Glaucoma is a disease in which the pressure within the eyeball is too high, causing damage to the optic nerve. The optic nerve is the cable which carries vision from the eye to the brain. As the elevated pressure damages the optic nerve, loss of peripheral, then central vision occurs.
Can I feel the increased pressure in my eye if I have glaucoma?
No. You cannot feel the pressure, and it is unrelated to blood pressure.
Can I have glaucoma if I have good eyesight?
Yes. People typically do not notice any loss of vision from glaucoma until it is too late. Once the vision is lost, it is lost for good.
The diagnosis of glaucoma is typically based on three things: 1) eye pressure 2) the appearance of the optic nerve, and 3) a visual field (peripheral vision test).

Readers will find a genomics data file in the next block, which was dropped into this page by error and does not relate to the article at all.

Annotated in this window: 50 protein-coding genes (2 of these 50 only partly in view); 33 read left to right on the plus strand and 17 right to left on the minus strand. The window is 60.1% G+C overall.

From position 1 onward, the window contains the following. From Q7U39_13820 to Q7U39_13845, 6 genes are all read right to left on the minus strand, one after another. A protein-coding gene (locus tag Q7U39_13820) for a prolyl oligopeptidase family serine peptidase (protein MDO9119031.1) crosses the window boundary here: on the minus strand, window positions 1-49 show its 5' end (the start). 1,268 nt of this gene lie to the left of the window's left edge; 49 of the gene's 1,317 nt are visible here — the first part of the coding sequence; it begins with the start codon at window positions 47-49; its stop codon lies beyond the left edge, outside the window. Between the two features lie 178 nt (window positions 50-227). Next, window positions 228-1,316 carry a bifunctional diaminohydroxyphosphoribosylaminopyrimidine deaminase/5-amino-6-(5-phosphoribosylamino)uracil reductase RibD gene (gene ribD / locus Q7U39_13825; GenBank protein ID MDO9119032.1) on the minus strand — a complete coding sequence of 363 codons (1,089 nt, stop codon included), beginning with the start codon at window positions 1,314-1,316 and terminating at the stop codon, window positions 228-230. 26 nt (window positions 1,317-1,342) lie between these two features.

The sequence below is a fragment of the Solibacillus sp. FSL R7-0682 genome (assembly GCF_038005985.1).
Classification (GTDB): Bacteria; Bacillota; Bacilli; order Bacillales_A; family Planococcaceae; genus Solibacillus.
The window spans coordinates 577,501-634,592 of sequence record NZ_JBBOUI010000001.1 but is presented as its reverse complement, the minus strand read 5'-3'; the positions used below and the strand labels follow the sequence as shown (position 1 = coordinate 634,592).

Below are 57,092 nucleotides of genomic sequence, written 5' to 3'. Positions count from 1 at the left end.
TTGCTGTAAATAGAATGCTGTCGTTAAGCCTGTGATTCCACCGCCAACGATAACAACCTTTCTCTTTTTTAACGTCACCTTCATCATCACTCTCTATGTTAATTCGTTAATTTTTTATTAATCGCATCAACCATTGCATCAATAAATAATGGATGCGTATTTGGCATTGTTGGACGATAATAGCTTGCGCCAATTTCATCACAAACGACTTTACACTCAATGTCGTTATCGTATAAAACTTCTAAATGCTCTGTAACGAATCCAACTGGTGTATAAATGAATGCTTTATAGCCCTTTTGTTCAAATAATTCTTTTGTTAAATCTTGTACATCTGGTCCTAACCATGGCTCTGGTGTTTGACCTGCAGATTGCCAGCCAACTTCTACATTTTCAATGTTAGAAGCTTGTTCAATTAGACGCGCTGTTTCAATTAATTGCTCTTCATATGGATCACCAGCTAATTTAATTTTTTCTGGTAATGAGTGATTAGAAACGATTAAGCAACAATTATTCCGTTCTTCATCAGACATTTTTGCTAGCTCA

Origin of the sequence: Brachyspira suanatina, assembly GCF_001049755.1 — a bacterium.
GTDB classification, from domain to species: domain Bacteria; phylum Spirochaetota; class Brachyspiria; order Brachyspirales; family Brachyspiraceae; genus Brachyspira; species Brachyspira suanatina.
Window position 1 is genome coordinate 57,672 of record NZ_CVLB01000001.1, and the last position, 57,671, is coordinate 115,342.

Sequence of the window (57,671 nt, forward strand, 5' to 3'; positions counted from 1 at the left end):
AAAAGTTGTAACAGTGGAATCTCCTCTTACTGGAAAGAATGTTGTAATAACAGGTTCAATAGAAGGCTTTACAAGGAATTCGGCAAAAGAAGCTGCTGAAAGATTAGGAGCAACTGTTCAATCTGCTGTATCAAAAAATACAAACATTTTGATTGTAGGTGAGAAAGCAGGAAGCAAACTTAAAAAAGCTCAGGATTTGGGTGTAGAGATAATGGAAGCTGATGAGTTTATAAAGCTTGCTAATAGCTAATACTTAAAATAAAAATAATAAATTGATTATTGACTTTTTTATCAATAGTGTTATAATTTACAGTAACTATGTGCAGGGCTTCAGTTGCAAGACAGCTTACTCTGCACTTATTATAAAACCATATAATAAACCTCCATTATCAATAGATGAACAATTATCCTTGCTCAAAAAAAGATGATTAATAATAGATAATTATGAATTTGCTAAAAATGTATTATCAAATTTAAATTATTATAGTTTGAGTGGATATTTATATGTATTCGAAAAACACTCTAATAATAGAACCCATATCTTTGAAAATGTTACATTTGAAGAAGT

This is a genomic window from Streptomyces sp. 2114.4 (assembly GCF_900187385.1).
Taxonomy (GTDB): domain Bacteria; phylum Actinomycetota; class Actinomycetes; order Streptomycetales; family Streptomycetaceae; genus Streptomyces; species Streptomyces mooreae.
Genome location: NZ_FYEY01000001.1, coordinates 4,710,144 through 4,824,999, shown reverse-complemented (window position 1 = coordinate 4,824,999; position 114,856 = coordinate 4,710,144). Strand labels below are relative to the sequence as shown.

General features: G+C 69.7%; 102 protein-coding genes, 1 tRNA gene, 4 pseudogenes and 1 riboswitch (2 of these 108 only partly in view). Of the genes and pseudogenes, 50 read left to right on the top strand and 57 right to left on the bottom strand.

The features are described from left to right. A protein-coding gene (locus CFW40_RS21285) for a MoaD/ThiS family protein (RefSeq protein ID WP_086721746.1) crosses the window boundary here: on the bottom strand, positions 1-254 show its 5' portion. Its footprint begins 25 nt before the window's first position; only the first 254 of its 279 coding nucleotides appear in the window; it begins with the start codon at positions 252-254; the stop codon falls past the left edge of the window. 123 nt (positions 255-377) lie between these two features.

Glaucoma can occur at any age, but it is usually seen in individuals over 40 years old. The older you are, the greater the risk for glaucoma. The condition often runs in families. African-Americans are also at a greater risk for glaucoma; glaucoma is the leading cause of blindness in African-Americans in this country.
There are many successful ways to treat glaucoma. Eye drops are typically used first. If these fail, then laser treatment and/or surgery may be necessary. Again, if caught early and with proper treatment, vision can be saved.
The optic nerve seen as it exits the back of the eye. The paler central area is known as the “cup” of the optic nerve. As glaucoma damage to the optic nerve occurs, the cup enlarges and vision is lost.
For more information about glaucoma, go to www.nei.nih.gov/health/glaucoma/glaucoma_facts.htm.